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Intrapartum assessment of fetal occiput position is of major relevance in the management of the second stage of labor. Indeed, fetal head malposition is associated with higher risk of operative delivery and maternal and perinatal morbidity. Although sonographic assessment of fetal occiput position alone may not predict the mode of delivery accurately, it may be of great value in certain clinical situations, such as before instrumental delivery. Incorrect determination of fetal head position may lead to inappropriate vacuum or forceps blade placement, increasing the risk of both fetal injury and failure of the procedure. Failed instrumental delivery followed by Cesarean section is associated with an increased decision-to-delivery interval and with a greatly increased risk of fetal trauma. In addition, some preventative measures can be undertaken in cases of posterior occiput, such as mediolateral episiotomy, which has been found to reduce significantly the risk of anal sphincter damage in these cases.
Traditionally, clinicians determine fetal head position by palpating the sutures and fontanels. However, clinical examination is highly subjective and inaccurate, with a rate of error ranging from 30% to 70%. Accuracy is particularly affected in cases of malposition, yet this is when intervention is more likely to be required. Sometimes, clinical evaluation is completely unable to locate fetal head position.
Various studies have demonstrated the higher accuracy and reproducibility of ultrasonographic determination of fetal occiput position as compared with traditional digital examination. There are good reasons to support the use of ultrasound as the gold standard in the assessment of fetal position, particularly when the result of the clinical examination is uncertain, and possibly prior to any instrumental delivery. Many approaches have been suggested to determine fetal occiput position with ultrasound: transperineal, transvaginal and transabdominal ones. Although the best approach is still unknown, the transabdominal one is the most widely used and practical approach. The aim of this article and of the accompanying figures, slides and videoclips is to provide a simple and practical guide to determining accurately and rapidly the fetal occiput position when this information is judged to be clinically relevant.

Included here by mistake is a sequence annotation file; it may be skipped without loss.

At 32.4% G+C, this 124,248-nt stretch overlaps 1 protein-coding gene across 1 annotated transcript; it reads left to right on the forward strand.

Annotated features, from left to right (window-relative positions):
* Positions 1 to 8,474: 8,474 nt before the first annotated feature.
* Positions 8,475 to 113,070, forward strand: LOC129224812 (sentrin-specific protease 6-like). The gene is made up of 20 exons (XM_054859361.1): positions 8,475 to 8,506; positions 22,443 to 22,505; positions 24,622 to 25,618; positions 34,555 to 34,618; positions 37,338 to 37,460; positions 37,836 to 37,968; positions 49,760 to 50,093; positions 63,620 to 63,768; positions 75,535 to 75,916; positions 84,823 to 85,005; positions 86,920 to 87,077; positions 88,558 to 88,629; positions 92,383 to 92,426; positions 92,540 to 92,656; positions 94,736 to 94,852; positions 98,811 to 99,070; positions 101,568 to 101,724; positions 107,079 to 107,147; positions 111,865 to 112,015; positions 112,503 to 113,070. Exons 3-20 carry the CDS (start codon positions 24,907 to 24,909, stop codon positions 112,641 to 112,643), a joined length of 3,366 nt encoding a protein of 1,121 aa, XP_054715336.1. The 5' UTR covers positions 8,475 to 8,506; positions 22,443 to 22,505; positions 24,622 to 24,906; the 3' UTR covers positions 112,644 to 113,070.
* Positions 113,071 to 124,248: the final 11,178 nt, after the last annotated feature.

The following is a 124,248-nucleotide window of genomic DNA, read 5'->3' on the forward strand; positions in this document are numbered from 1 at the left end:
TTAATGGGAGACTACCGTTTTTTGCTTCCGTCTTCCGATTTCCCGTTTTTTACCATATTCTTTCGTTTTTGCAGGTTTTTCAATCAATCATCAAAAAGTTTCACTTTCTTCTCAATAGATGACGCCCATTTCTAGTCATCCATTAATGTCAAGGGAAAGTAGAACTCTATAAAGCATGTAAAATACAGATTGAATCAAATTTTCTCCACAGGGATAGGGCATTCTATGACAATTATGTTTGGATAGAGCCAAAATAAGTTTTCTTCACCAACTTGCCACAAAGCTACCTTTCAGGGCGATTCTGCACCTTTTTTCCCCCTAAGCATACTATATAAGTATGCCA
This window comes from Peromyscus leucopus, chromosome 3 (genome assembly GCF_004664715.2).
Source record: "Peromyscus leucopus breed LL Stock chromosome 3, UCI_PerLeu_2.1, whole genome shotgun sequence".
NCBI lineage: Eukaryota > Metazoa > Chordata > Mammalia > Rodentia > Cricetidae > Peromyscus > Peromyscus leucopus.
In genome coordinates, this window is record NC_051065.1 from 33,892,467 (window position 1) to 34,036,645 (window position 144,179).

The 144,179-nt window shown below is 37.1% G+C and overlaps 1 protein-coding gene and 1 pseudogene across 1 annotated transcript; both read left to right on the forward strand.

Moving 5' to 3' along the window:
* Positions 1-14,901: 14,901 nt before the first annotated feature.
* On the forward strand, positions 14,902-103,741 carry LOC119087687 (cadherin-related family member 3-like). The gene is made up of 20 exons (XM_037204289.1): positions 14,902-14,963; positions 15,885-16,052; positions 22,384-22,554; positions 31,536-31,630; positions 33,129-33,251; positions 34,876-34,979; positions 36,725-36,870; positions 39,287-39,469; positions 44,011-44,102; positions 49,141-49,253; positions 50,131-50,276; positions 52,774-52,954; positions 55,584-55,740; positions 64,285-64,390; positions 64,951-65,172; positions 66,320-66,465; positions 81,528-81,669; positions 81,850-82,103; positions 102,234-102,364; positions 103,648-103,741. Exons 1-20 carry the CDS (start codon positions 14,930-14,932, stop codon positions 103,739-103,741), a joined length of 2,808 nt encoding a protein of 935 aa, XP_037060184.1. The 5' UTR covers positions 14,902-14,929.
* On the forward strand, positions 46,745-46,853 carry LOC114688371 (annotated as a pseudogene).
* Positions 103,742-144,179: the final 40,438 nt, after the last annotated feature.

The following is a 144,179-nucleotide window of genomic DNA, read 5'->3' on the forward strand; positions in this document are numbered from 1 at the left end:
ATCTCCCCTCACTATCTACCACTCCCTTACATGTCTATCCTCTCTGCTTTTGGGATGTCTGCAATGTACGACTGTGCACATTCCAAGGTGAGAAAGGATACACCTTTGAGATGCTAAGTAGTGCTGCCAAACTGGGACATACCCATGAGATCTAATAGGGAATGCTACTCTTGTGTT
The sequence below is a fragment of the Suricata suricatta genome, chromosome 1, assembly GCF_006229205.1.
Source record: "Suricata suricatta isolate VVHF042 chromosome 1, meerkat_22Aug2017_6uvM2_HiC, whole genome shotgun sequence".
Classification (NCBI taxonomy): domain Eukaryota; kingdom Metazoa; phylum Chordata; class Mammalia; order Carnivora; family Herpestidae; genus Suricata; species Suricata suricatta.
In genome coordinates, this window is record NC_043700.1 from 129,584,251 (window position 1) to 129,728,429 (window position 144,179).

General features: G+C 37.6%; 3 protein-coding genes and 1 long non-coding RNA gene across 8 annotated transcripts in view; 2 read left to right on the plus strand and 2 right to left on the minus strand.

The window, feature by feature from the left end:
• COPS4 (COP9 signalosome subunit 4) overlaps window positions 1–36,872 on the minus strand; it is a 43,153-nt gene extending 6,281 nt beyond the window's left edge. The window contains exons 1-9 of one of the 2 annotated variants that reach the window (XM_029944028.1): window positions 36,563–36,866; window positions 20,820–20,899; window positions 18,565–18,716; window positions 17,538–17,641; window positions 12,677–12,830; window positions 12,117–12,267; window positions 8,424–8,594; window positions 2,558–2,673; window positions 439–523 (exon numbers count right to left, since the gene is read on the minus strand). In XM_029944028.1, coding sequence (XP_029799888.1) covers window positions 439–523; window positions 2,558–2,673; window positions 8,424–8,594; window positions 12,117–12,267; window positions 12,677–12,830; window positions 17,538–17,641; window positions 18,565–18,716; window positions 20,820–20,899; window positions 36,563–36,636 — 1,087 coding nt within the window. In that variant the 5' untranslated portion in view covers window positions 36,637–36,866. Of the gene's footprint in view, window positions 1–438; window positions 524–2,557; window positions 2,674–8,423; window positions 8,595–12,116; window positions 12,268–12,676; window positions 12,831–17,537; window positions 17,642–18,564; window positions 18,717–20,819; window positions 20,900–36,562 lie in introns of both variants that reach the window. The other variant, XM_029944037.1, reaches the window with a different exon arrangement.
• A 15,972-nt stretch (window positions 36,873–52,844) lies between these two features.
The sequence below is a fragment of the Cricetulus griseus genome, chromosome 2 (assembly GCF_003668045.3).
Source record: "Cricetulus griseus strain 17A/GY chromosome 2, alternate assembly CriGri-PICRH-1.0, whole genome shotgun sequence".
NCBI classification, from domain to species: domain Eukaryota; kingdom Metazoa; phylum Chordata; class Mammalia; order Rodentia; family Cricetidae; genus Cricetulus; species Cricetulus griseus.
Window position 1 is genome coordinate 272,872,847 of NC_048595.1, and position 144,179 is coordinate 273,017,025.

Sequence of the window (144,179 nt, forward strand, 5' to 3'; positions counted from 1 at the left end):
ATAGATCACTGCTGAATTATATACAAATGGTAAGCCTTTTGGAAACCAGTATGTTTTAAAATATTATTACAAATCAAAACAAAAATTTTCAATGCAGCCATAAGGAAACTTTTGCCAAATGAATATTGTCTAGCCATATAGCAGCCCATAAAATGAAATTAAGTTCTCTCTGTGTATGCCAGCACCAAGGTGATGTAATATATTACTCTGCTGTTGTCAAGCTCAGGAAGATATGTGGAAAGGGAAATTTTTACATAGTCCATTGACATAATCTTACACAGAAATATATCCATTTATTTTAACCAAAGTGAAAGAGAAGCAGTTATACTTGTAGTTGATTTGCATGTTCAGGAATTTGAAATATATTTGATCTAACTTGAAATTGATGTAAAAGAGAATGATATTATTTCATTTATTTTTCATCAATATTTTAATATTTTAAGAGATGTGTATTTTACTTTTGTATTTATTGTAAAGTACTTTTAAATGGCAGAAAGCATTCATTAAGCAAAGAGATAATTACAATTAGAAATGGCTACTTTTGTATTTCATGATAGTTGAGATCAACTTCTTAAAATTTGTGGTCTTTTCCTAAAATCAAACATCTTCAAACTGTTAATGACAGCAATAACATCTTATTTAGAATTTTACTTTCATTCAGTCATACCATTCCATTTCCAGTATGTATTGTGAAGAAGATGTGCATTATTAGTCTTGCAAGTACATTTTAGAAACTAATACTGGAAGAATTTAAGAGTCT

Placing the ultrasound probe horizontally on the maternal abdomen, a transverse view of the fetal trunk is obtained at the level of the fetal upper abdomen or the four-chamber view of the heart. The position of the fetal spine is then determined. The ultrasound transducer is then moved downwards until the maternal suprapubic region is reached, visualizing the fetal head. The landmarks depicting fetal occiput position are the midline cerebral echo (Figure 1), fetal thalami (Figure 1a) and cerebellum (Figure 1b) for occiput transverse and anterior positions, and the fetal orbits for occiput posterior position (Figure 2). In cases of occiput anterior positions, the fetal spine can be alternatively or additionally demonstrated in the sagittal plane and traced from the fetal thorax to the occiput (Figure 3). The sagittal plane can be useful, especially in fetuses with a deeply engaged head, in which identification of the intracranial landmarks can be challenging, and can occasionally help in the diagnosis of some fetal head malpositions.
Using these landmarks, the fetal occiput position is traditionally classified as one of the following eight categories: occiput anterior (OA), left occiput anterior (LOA), left occiput transverse (LOT), left occiput posterior (LOP), occiput posterior (OP), right occiput posterior (ROP), right occiput transverse (ROT), right occiput anterior (ROA). Alternatively, some authors have suggested classification of fetal head position by angles, categorizing it into 24 sections each of 15°, with fetal head position defined in accordance with the section occupied by the occiput.